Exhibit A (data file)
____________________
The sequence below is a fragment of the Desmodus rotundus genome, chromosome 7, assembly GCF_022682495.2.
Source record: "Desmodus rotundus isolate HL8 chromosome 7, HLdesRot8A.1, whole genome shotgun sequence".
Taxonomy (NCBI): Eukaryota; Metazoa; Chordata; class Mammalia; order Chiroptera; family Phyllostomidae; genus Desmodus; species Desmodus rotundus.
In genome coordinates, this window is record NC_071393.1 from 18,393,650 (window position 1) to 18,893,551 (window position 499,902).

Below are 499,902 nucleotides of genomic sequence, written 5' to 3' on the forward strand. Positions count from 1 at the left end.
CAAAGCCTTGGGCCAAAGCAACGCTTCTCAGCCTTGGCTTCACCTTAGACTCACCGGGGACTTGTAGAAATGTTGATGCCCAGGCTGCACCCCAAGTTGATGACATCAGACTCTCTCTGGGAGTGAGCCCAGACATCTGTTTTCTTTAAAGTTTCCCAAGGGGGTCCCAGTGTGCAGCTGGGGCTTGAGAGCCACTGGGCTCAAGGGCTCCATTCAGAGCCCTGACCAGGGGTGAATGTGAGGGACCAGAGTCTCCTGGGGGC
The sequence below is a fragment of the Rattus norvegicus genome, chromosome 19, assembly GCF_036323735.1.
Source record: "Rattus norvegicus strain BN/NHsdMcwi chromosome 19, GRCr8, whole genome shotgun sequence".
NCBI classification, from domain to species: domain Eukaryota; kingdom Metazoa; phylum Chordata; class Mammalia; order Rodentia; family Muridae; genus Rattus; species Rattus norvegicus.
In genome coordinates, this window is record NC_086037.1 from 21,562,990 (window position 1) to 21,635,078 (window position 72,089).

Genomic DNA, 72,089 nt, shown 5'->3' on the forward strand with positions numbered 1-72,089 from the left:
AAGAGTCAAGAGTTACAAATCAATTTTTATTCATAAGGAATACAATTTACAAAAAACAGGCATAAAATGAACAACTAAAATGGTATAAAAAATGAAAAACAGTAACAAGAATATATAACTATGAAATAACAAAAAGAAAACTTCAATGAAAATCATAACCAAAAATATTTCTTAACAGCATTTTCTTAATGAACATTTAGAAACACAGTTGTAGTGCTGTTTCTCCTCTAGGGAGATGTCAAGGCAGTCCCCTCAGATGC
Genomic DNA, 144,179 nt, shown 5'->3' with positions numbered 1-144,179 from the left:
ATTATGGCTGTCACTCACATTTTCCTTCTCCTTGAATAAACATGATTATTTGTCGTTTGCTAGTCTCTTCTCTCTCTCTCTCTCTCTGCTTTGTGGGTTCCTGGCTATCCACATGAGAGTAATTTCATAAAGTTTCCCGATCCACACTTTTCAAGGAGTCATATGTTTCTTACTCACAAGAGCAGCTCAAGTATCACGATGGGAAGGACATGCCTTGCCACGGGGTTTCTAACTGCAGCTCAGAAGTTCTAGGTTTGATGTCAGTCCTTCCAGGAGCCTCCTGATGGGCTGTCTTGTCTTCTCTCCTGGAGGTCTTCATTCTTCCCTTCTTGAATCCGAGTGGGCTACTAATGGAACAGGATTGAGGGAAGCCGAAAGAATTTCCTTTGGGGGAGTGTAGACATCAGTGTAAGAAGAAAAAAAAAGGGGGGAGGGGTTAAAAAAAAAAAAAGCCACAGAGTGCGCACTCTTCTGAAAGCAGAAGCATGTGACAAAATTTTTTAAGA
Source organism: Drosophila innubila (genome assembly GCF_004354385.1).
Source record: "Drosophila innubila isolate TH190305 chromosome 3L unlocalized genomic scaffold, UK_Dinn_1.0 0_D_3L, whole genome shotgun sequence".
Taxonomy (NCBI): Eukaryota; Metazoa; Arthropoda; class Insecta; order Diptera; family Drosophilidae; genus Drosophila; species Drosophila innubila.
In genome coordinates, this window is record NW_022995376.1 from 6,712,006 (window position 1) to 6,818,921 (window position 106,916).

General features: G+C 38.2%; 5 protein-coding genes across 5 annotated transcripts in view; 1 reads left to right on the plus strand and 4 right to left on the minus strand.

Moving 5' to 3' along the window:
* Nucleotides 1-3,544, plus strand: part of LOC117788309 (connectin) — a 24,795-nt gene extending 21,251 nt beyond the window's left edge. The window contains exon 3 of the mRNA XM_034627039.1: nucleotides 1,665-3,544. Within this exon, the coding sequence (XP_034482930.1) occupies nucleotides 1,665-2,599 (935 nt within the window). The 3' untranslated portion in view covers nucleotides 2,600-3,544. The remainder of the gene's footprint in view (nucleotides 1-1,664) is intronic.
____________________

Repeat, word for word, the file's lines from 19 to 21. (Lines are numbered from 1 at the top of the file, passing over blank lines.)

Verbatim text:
General features: G+C 38.2%; 5 protein-coding genes across 5 annotated transcripts in view; 1 reads left to right on the plus strand and 4 right to left on the minus strand.

Moving 5' to 3' along the window:
* Nucleotides 1-3,544, plus strand: part of LOC117788309 (connectin) — a 24,795-nt gene extending 21,251 nt beyond the window's left edge. The window contains exon 3 of the mRNA XM_034627039.1: nucleotides 1,665-3,544. Within this exon, the coding sequence (XP_034482930.1) occupies nucleotides 1,665-2,599 (935 nt within the window). The 3' untranslated portion in view covers nucleotides 2,600-3,544. The remainder of the gene's footprint in view (nucleotides 1-1,664) is intronic.